Celia Emmert and Mayah Mumpower join AJ Grutsch and Eli Mcdaniel to discuss the governments classes' bills to improve the school.
Senior government students have proposed changes to the bell schedule, excused absences and improvements to the parking lot and volleyball equipment.
In the government class fake election, students created campaign posters and videos to present to the class. "It's a fun activity to give the kids an idea of what it's like to run for office," government teacher Jess Rutledge said.
When given the chance to choose improvements for the school and Alma community, the senior government class chose to focus on building and improving sporting facilities.
Every year the Wabaunsee government class writes and proposes bills for improving the school and community.
The process begins with each student suggesting five possible bills. Once the list is combined the class begins to debate and narrow down to their top three overall. Along with debating which bills to push, students have to plan out all the possible questions the bills need to address.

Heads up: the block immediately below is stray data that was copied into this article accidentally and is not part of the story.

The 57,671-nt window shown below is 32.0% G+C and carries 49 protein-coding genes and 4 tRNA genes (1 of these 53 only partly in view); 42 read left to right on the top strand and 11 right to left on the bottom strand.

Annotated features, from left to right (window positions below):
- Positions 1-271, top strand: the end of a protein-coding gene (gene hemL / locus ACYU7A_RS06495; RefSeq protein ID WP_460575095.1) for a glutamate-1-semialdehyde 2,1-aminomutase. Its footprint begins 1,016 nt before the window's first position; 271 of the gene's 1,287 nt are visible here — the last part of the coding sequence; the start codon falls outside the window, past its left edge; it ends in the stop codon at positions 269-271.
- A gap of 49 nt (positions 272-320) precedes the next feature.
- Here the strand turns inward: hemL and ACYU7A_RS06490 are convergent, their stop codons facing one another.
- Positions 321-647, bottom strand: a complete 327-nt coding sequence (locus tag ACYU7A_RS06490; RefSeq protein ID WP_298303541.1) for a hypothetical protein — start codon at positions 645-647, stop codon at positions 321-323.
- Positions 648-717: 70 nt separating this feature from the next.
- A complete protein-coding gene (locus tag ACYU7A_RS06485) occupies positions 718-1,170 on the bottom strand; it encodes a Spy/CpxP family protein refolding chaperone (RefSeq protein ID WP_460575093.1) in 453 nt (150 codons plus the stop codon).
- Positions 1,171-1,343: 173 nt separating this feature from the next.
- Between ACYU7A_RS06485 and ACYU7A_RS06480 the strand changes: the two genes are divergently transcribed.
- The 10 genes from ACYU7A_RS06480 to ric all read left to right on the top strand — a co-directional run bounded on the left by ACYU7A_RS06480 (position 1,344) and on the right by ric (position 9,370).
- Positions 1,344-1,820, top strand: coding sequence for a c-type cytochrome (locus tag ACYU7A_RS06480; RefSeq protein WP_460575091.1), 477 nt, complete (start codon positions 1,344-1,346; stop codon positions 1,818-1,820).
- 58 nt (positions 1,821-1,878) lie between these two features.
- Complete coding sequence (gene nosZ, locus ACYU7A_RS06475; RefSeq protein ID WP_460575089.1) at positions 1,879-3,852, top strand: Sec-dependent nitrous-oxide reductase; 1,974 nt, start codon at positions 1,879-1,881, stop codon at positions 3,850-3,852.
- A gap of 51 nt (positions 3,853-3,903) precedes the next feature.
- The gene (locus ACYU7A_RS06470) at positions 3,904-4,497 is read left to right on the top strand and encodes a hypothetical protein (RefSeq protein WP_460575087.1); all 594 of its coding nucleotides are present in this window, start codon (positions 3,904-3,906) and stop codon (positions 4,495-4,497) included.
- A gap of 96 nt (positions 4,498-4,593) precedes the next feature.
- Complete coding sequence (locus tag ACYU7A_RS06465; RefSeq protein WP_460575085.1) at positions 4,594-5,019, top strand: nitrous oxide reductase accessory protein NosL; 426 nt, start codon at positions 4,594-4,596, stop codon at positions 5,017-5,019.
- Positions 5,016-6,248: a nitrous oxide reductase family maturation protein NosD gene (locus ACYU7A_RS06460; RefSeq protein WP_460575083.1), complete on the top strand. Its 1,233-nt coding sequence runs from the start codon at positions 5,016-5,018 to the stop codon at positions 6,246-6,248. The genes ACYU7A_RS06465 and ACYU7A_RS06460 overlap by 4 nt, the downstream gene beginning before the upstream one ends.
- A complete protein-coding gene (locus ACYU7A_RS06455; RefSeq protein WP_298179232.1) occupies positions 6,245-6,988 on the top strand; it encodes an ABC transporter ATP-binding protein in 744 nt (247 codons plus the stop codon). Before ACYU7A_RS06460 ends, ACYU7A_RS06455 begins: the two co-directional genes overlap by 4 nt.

Laurel, Adam, and Falisha invite Chad Chambers and Dan Flach on the pod to take the World’s Smallest Political Quiz. Take the quiz before listening and join them to figure out your political ideology. Some background information on the World’s Smallest Political Quiz.
Jess Rutledge’s senior classes aren’t just studying government, they have been attempting to do some governing of their own.
For the last few years, Rutledge has given seniors the opportunity to propose and debate bills of their own in an effort to improve the school. Rutledge said “I wanted them to learn what the legislative process was like; all the arguments and compromises that are made.”
Changes include dress code, parking rules and college visits The students of the WHS Government class have made proposals for changes to the student handbook. The changes will be reviewed by Principal Jan Hutley, and if accepted will take effect in the next school year. The students reviewed the handbook and looked for policies that... Continue Reading →